What Mark’s Stimulus Primer Glosses Over

Mark’s primer is basically right but a more advanced treatment would acknowledge that the three dimensions interact. The microeconomic allocation effects can easily affect future macroeconomic variables. Macroeconomic variables easily affect both allocation incentives (for example the investment decision based on capacity utilization) and distribution.

Mark’s primer is right as far as it goes.

But there is the wrinkle that today’s “microeconomic” effects on the allocation of economic activity can affect macroeconomic performance in future years. This is true beyond growth theory’s split between spending on capital stock vs. consumption. Thus if weatherization and investment in alternative energy reduces oil and coal consumption required for a given level of GDP, that can increase the (full-employment) potential GDP of the economy by reducing the tendency of a boom to cause oil price spikes that choke of aggregate demand, and require higher carbon rights costs (or tax) in order to moderate global warming. If we invest in health care technologies that control costs and otherwise accelerate the transition to a universal health care scheme that takes the burden off employers, we may increase our industrial competitiveness and thus potential GDP. In essence, the microeconomics of how the money is spent can effect the multi-year multiplier of the initial stimulus.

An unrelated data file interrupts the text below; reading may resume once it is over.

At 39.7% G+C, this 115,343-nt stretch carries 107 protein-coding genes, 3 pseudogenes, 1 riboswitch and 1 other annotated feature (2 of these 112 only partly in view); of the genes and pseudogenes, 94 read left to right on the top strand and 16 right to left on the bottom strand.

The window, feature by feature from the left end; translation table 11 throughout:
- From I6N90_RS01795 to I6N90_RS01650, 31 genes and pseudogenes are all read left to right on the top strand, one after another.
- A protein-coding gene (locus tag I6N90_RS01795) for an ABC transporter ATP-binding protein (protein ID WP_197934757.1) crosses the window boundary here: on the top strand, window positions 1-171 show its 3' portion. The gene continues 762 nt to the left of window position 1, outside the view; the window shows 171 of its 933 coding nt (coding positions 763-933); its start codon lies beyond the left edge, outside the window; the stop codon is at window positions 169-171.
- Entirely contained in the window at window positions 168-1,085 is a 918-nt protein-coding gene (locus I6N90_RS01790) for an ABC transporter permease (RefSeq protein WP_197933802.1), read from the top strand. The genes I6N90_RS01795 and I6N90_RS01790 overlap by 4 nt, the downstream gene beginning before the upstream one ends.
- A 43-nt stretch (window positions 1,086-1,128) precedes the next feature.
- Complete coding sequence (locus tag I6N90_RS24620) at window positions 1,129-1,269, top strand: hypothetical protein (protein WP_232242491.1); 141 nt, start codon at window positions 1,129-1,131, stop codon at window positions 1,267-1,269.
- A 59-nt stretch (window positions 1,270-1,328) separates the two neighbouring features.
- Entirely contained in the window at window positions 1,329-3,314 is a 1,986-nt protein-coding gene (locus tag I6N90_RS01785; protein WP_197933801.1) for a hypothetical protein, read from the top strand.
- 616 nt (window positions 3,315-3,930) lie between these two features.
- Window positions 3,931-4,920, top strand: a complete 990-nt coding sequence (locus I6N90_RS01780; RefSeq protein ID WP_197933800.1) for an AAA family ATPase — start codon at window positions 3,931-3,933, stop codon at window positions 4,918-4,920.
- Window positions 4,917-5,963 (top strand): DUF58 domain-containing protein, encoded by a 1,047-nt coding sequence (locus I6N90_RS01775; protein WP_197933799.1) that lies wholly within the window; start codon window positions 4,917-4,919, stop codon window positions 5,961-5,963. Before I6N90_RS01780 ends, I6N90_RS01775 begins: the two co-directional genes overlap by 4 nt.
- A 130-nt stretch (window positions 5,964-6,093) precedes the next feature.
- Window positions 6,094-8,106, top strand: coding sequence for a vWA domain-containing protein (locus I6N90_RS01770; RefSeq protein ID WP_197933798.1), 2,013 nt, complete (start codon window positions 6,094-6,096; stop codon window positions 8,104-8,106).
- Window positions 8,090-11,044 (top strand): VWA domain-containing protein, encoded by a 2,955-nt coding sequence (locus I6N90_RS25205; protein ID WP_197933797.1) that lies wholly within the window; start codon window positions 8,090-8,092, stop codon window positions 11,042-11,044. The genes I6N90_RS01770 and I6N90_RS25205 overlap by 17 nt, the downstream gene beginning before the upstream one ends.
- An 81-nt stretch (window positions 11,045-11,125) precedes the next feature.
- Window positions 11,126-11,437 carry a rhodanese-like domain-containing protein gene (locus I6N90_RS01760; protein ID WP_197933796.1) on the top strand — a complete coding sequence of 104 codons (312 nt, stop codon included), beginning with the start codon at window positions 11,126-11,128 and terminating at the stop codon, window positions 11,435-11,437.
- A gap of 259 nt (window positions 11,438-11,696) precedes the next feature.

Similarly, macroeconomic variables easily affect both microeconomic incentives (for example the investment decision based on capacity utilization) and distribution (full employment always helps those otherwise discriminated against).

So the primer is useful, but an advanced text would allow for more complex interactions than the tri-partite schema would suggest.